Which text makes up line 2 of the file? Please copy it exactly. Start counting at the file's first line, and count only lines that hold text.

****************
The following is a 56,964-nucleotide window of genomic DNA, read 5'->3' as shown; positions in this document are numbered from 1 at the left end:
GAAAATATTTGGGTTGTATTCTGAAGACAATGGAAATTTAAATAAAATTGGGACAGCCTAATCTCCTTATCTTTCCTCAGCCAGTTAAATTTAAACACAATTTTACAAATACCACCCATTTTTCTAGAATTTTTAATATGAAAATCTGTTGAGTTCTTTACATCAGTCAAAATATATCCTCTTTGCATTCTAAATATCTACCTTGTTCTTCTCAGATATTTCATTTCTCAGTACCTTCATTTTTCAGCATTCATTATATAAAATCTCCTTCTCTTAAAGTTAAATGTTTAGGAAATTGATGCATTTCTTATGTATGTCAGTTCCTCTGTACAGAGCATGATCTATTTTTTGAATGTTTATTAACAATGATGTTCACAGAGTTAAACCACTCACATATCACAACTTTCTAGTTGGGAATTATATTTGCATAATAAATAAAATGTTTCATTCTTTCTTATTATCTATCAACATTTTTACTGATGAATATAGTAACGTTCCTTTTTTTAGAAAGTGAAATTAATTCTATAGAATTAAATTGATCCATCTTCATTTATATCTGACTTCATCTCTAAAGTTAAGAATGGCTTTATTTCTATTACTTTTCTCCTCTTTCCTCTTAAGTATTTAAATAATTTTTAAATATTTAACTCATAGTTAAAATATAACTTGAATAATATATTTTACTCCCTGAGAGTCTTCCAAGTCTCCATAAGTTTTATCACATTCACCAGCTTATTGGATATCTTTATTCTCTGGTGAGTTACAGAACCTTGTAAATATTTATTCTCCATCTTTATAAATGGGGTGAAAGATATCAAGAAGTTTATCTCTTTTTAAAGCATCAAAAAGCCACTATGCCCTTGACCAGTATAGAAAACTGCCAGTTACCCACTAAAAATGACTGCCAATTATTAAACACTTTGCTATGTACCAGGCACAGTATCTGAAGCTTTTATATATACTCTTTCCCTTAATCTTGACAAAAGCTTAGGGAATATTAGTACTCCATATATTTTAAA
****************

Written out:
GAAAATATTTGGGTTGTATTCTGAAGACAATGGAAATTTAAATAAAATTGGGACAGCCTAATCTCCTTATCTTTCCTCAGCCAGTTAAATTTAAACACAATTTTACAAATACCACCCATTTTTCTAGAATTTTTAATATGAAAATCTGTTGAGTTCTTTACATCAGTCAAAATATATCCTCTTTGCATTCTAAATATCTACCTTGTTCTTCTCAGATATTTCATTTCTCAGTACCTTCATTTTTCAGCATTCATTATATAAAATCTCCTTCTCTTAAAGTTAAATGTTTAGGAAATTGATGCATTTCTTATGTATGTCAGTTCCTCTGTACAGAGCATGATCTATTTTTTGAATGTTTATTAACAATGATGTTCACAGAGTTAAACCACTCACATATCACAACTTTCTAGTTGGGAATTATATTTGCATAATAAATAAAATGTTTCATTCTTTCTTATTATCTATCAACATTTTTACTGATGAATATAGTAACGTTCCTTTTTTTAGAAAGTGAAATTAATTCTATAGAATTAAATTGATCCATCTTCATTTATATCTGACTTCATCTCTAAAGTTAAGAATGGCTTTATTTCTATTACTTTTCTCCTCTTTCCTCTTAAGTATTTAAATAATTTTTAAATATTTAACTCATAGTTAAAATATAACTTGAATAATATATTTTACTCCCTGAGAGTCTTCCAAGTCTCCATAAGTTTTATCACATTCACCAGCTTATTGGATATCTTTATTCTCTGGTGAGTTACAGAACCTTGTAAATATTTATTCTCCATCTTTATAAATGGGGTGAAAGATATCAAGAAGTTTATCTCTTTTTAAAGCATCAAAAAGCCACTATGCCCTTGACCAGTATAGAAAACTGCCAGTTACCCACTAAAAATGACTGCCAATTATTAAACACTTTGCTATGTACCAGGCACAGTATCTGAAGCTTTTATATATACTCTTTCCCTTAATCTTGACAAAAGCTTAGGGAATATTAGTACTCCATATATTTTAAA